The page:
• Presentation

Beyond prescientific reasoning: Community-based participatory research with sex workers


Lutnick, A., & Cohan, D. (2012, July). Beyond prescientific reasoning: Community-based participatory research with sex workers. Presented at AIDS 2012, Washington, DC.


Methods: The ways in which methodologically rigorous, transparent and participatory research with sex workers can be conducted is illustrated through a case study of research conducted by the University of California, San Francisco and the St. James Infirmary, a peer-run occupational health and safety clinic for sex workers. We employed a community-based participatory approach that integrated sex workers throughout the entire research process, respected sex workers' positionality, and provided opportunities for skill development and community empowerment.
Results: This study used the most integrated approach of community involvement, with sex workers represented at all levels of the research process and team, except for the Principal Investigator. Peer involvement at the formative stages of the research, when the aims and questions were decided, through to analysis and presentation of the data, ensured that the research was scientifically rigorous and relevant to and respectful of the needs of sex workers. Peer research team members helped create the qualitative and quantitative instruments, played key roles in developing the study protocol, developed educational pamphlets for study participants, conducted all interviews, and assisted with data analysis, manuscript preparation and dissemination.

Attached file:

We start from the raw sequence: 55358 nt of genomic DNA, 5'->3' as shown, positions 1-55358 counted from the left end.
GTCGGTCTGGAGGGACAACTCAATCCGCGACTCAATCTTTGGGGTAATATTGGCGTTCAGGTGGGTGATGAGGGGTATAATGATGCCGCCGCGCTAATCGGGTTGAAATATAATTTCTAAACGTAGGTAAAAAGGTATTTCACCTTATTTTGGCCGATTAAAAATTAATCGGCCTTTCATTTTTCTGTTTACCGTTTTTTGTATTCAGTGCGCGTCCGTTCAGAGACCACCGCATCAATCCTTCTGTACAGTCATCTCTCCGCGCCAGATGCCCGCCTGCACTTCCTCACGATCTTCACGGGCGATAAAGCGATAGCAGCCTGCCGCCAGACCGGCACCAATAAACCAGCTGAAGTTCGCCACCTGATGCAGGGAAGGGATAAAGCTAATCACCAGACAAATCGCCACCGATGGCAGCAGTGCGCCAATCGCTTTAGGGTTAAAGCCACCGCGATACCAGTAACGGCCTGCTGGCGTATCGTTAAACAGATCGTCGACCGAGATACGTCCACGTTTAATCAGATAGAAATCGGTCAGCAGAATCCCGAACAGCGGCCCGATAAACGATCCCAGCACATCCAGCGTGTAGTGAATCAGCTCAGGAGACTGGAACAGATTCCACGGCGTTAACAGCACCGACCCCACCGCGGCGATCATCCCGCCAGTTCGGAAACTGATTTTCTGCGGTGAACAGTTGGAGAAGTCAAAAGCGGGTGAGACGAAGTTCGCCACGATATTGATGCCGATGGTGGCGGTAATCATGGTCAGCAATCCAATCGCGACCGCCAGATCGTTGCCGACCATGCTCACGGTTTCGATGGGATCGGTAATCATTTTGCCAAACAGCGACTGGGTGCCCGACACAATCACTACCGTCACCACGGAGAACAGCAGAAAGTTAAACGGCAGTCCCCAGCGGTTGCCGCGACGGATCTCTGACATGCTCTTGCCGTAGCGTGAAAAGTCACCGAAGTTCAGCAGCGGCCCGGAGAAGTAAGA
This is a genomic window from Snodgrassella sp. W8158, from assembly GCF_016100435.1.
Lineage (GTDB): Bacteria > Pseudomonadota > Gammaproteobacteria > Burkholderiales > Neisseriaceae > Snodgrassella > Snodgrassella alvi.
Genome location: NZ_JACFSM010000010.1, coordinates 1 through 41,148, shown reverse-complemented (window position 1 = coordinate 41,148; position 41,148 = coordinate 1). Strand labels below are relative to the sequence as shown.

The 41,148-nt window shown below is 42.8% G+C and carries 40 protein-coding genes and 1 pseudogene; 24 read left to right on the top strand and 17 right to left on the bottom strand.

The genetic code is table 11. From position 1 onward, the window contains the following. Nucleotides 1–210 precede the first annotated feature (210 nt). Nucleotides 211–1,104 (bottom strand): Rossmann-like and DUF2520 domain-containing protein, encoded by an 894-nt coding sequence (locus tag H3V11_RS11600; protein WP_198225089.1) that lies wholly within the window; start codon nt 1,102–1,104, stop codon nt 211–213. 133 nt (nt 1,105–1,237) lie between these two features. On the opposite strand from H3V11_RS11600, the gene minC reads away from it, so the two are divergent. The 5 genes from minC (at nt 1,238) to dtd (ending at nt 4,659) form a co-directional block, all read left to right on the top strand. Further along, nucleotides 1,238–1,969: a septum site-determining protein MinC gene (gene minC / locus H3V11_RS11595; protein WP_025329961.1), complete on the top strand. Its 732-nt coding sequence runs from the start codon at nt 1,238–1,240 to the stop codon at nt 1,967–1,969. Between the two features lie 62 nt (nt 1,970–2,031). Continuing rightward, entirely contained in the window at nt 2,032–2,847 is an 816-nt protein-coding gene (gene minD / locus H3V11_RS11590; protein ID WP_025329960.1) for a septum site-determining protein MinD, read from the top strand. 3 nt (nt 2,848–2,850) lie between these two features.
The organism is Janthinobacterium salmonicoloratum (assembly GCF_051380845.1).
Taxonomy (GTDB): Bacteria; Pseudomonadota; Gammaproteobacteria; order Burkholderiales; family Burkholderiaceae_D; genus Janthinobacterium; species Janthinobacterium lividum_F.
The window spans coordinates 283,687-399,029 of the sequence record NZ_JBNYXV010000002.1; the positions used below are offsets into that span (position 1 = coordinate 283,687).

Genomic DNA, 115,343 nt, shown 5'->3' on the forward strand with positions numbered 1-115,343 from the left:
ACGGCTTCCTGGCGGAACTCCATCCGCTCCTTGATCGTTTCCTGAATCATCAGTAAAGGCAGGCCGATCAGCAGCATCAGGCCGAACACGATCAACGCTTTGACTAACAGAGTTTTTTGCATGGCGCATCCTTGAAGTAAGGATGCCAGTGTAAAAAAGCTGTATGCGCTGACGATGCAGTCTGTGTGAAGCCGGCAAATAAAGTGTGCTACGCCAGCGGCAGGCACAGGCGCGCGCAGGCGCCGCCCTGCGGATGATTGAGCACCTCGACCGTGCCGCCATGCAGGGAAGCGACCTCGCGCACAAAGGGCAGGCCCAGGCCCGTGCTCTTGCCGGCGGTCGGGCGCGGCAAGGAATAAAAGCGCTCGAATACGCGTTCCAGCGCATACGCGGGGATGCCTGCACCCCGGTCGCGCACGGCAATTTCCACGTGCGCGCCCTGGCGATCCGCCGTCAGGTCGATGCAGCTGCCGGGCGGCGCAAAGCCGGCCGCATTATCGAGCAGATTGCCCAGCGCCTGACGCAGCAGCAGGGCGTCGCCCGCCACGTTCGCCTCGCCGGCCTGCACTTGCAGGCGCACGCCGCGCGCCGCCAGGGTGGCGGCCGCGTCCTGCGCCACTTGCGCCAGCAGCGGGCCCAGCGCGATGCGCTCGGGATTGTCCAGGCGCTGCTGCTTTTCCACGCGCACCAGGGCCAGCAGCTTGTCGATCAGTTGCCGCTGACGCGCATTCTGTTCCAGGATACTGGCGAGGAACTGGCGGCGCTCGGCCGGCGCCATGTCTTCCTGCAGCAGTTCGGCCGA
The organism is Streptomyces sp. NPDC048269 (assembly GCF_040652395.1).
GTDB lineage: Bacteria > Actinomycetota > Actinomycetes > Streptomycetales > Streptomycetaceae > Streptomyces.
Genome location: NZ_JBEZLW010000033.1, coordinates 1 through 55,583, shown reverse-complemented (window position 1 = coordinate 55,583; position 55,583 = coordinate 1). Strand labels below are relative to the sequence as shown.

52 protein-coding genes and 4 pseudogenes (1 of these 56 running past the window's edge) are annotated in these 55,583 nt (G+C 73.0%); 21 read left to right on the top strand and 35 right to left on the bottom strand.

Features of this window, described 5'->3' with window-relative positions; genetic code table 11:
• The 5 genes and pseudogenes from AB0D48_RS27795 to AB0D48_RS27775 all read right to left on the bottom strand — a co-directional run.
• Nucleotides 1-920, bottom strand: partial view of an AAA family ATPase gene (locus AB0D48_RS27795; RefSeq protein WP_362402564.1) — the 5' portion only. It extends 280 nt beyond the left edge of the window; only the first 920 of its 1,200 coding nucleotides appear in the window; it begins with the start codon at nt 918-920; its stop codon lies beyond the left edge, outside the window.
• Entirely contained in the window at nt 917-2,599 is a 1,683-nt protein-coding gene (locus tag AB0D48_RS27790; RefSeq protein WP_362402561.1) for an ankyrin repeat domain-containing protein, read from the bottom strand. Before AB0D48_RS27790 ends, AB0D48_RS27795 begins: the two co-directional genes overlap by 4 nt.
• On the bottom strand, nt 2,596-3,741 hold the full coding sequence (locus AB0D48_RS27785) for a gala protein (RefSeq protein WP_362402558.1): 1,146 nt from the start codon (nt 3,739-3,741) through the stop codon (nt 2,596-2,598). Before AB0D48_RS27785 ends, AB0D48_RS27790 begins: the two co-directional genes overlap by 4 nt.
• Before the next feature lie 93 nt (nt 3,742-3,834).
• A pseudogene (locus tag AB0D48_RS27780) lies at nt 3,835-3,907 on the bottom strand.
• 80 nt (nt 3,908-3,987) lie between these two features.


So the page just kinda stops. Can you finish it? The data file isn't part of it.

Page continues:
Conclusion: Community and academic research partnerships offer many benefits. The likelihood that research was relevant to and valued by community members was enhanced by involving sex workers in all aspects of this project. By engaging local knowledge, the quality and validity of our research was improved. Involving sex workers in data analysis improved external validity, and facilitated a more nuanced understanding of the issue. This study can serve as a model for conducting participatory research with sex workers.